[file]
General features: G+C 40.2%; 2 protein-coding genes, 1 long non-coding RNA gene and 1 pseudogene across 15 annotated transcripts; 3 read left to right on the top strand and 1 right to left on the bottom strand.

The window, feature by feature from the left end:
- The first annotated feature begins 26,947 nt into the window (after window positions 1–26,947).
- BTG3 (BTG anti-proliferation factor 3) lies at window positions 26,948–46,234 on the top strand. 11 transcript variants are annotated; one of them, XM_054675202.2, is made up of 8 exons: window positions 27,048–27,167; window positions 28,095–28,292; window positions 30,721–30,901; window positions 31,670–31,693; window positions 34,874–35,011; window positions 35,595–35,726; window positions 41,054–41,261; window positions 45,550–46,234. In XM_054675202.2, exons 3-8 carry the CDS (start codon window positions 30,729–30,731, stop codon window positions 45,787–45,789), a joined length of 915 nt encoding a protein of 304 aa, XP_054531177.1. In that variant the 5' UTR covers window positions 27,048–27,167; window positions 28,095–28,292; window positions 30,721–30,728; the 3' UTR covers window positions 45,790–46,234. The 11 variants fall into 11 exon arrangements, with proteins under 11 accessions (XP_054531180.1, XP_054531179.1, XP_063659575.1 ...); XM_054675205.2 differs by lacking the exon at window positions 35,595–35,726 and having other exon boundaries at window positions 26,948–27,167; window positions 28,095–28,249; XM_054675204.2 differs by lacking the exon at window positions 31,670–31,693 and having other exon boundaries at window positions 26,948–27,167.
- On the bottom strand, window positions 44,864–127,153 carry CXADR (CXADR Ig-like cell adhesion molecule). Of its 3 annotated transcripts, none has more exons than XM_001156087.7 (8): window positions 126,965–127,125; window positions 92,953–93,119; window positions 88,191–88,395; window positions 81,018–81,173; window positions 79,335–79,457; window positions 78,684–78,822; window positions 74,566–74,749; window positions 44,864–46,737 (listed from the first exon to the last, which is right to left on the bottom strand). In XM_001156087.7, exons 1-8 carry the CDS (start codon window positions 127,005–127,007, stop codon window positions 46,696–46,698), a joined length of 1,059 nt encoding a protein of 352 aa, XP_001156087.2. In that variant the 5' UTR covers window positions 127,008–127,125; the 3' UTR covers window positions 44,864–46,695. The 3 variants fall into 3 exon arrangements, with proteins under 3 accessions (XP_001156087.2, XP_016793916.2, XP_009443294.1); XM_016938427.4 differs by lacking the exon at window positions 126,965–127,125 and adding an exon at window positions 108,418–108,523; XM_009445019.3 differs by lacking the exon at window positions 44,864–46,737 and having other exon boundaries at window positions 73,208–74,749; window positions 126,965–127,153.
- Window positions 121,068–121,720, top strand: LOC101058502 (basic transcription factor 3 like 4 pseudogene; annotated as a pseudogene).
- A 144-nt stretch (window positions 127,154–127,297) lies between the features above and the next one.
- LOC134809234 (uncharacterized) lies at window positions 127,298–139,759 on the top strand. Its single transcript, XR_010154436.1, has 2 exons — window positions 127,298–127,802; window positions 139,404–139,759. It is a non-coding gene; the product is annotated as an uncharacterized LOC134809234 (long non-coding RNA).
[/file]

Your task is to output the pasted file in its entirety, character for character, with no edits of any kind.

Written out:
General features: G+C 40.2%; 2 protein-coding genes, 1 long non-coding RNA gene and 1 pseudogene across 15 annotated transcripts; 3 read left to right on the top strand and 1 right to left on the bottom strand.

The window, feature by feature from the left end:
- The first annotated feature begins 26,947 nt into the window (after window positions 1–26,947).
- BTG3 (BTG anti-proliferation factor 3) lies at window positions 26,948–46,234 on the top strand. 11 transcript variants are annotated; one of them, XM_054675202.2, is made up of 8 exons: window positions 27,048–27,167; window positions 28,095–28,292; window positions 30,721–30,901; window positions 31,670–31,693; window positions 34,874–35,011; window positions 35,595–35,726; window positions 41,054–41,261; window positions 45,550–46,234. In XM_054675202.2, exons 3-8 carry the CDS (start codon window positions 30,729–30,731, stop codon window positions 45,787–45,789), a joined length of 915 nt encoding a protein of 304 aa, XP_054531177.1. In that variant the 5' UTR covers window positions 27,048–27,167; window positions 28,095–28,292; window positions 30,721–30,728; the 3' UTR covers window positions 45,790–46,234. The 11 variants fall into 11 exon arrangements, with proteins under 11 accessions (XP_054531180.1, XP_054531179.1, XP_063659575.1 ...); XM_054675205.2 differs by lacking the exon at window positions 35,595–35,726 and having other exon boundaries at window positions 26,948–27,167; window positions 28,095–28,249; XM_054675204.2 differs by lacking the exon at window positions 31,670–31,693 and having other exon boundaries at window positions 26,948–27,167.
- On the bottom strand, window positions 44,864–127,153 carry CXADR (CXADR Ig-like cell adhesion molecule). Of its 3 annotated transcripts, none has more exons than XM_001156087.7 (8): window positions 126,965–127,125; window positions 92,953–93,119; window positions 88,191–88,395; window positions 81,018–81,173; window positions 79,335–79,457; window positions 78,684–78,822; window positions 74,566–74,749; window positions 44,864–46,737 (listed from the first exon to the last, which is right to left on the bottom strand). In XM_001156087.7, exons 1-8 carry the CDS (start codon window positions 127,005–127,007, stop codon window positions 46,696–46,698), a joined length of 1,059 nt encoding a protein of 352 aa, XP_001156087.2. In that variant the 5' UTR covers window positions 127,008–127,125; the 3' UTR covers window positions 44,864–46,695. The 3 variants fall into 3 exon arrangements, with proteins under 3 accessions (XP_001156087.2, XP_016793916.2, XP_009443294.1); XM_016938427.4 differs by lacking the exon at window positions 126,965–127,125 and adding an exon at window positions 108,418–108,523; XM_009445019.3 differs by lacking the exon at window positions 44,864–46,737 and having other exon boundaries at window positions 73,208–74,749; window positions 126,965–127,153.
- Window positions 121,068–121,720, top strand: LOC101058502 (basic transcription factor 3 like 4 pseudogene; annotated as a pseudogene).
- A 144-nt stretch (window positions 127,154–127,297) lies between the features above and the next one.
- LOC134809234 (uncharacterized) lies at window positions 127,298–139,759 on the top strand. Its single transcript, XR_010154436.1, has 2 exons — window positions 127,298–127,802; window positions 139,404–139,759. It is a non-coding gene; the product is annotated as an uncharacterized LOC134809234 (long non-coding RNA).